As a nation we are now going through a major transition in our demographics. This is likely to have huge implications on the ability of the nation to provide the much needed long term care required for the ever increasing numbers of our older population.
The Office of National Statistics estimates that in 2010 there were 2.6 million people in the UK aged 80 and over and they expect that by 2031 the over 65ís will total the 16 million mark. This will certainly put a strain on the long term care measures required to support this demographically challenged age group.
These figures illustrate the problems that lie ahead for providing care for the elderly. In the past long term care tended to be provided in the form of informal care from the family, but with society not changing and there are more and more single households this is likely to place an increased burden on the state and individuals in paying for care.
Although many of the elderly people in long term care homes have lost their mental capacity others suffer from the physical effects of aging which leave them needing more assistance or could lead them to needing round the clock care. Some of the conditions that can affect the elderly include; failing sight and hearing, lack of mobility and joint flexibility, arthritis and cancers. Whilst some of these conditions can be treated they are far more likely to deteriorate over time. Care for the elderly is a timebomb and needs addressing before the situation becomes untenable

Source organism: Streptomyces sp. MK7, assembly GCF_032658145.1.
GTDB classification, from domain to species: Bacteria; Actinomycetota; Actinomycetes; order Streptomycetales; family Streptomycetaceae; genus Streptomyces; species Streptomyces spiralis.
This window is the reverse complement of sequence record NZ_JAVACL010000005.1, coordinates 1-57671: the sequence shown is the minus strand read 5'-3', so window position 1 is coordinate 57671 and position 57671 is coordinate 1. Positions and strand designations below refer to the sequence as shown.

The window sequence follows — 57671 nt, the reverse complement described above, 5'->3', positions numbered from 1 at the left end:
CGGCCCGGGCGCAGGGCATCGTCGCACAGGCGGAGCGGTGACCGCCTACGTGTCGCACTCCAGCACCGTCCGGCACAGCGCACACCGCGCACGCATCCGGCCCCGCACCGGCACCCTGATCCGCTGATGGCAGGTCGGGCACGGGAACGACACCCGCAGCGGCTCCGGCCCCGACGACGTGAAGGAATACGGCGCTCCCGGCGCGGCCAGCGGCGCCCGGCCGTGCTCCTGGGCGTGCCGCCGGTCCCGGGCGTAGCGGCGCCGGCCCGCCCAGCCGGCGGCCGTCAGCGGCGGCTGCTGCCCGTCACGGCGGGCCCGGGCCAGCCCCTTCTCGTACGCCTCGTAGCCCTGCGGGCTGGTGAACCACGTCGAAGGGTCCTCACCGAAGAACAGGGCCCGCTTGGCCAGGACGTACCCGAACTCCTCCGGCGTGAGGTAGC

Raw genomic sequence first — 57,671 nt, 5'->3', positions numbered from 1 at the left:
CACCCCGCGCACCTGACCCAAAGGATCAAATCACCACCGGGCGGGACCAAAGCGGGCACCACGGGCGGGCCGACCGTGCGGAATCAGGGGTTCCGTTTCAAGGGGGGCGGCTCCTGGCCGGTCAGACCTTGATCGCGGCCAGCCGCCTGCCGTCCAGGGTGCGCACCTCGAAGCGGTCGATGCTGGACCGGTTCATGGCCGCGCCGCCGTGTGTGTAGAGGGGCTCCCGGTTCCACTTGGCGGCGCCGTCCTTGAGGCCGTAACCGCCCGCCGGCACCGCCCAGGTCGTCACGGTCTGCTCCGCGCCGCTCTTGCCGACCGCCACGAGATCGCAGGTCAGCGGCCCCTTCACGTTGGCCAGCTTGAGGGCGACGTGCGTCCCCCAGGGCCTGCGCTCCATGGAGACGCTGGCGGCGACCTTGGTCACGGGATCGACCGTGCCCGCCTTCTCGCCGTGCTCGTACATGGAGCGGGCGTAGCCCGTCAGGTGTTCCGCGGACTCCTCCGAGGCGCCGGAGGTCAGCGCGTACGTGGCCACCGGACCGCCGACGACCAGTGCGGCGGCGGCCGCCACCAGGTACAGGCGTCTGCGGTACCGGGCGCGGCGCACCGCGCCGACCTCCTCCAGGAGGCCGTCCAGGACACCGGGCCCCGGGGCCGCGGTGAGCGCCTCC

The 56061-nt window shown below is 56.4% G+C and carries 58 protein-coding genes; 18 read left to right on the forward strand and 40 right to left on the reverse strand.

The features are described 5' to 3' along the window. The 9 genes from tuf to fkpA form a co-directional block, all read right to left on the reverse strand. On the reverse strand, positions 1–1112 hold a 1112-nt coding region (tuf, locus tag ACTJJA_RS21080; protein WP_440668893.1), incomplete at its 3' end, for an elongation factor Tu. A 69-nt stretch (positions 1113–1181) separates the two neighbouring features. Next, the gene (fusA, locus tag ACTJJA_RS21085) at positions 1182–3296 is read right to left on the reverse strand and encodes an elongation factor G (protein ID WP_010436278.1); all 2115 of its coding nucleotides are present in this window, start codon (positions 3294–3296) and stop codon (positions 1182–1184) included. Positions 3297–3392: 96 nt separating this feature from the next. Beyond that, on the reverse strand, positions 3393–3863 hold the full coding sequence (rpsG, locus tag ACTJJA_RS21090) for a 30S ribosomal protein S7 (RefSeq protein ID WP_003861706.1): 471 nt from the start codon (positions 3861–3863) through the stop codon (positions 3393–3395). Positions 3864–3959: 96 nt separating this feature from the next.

When health starts to fail and it becomes more difficult for the elderly person to manage, the first step would be to have the Local Authority give them a Care Assessment and this will establish the actual care that is required on an individual basis and they will provide a long term care plan for the changes that are required.
The next step in the process is to establish how the recommended care plan is going paid for. A means test will be carried out but in its simplest form if you have asset assessed below £14,250 your long term care will be paid for by your Local Authority. For those who have assets above £14,240 but below £23,250 they will get some assistance from the Local Authority and for those with assets above the upper mean test limit of £23,250 there will be no help at all.
If your assessment shows that your primary need for care is health related and that you need constant nursing your care may be fully funded healthcare paid for by the NHS. Many long term care issues are currently under review in the wake of the Dilnot Report. Governments needs to configure and put measures in force that will address the effects of an ageing population.
Should any of these topics be of relevance and you wish to discuss any long term care issues you have, please call out dedicated SOLLA Accredited Long Term Care Adviser - Jennie Gray on Freephone 0800 678 5139.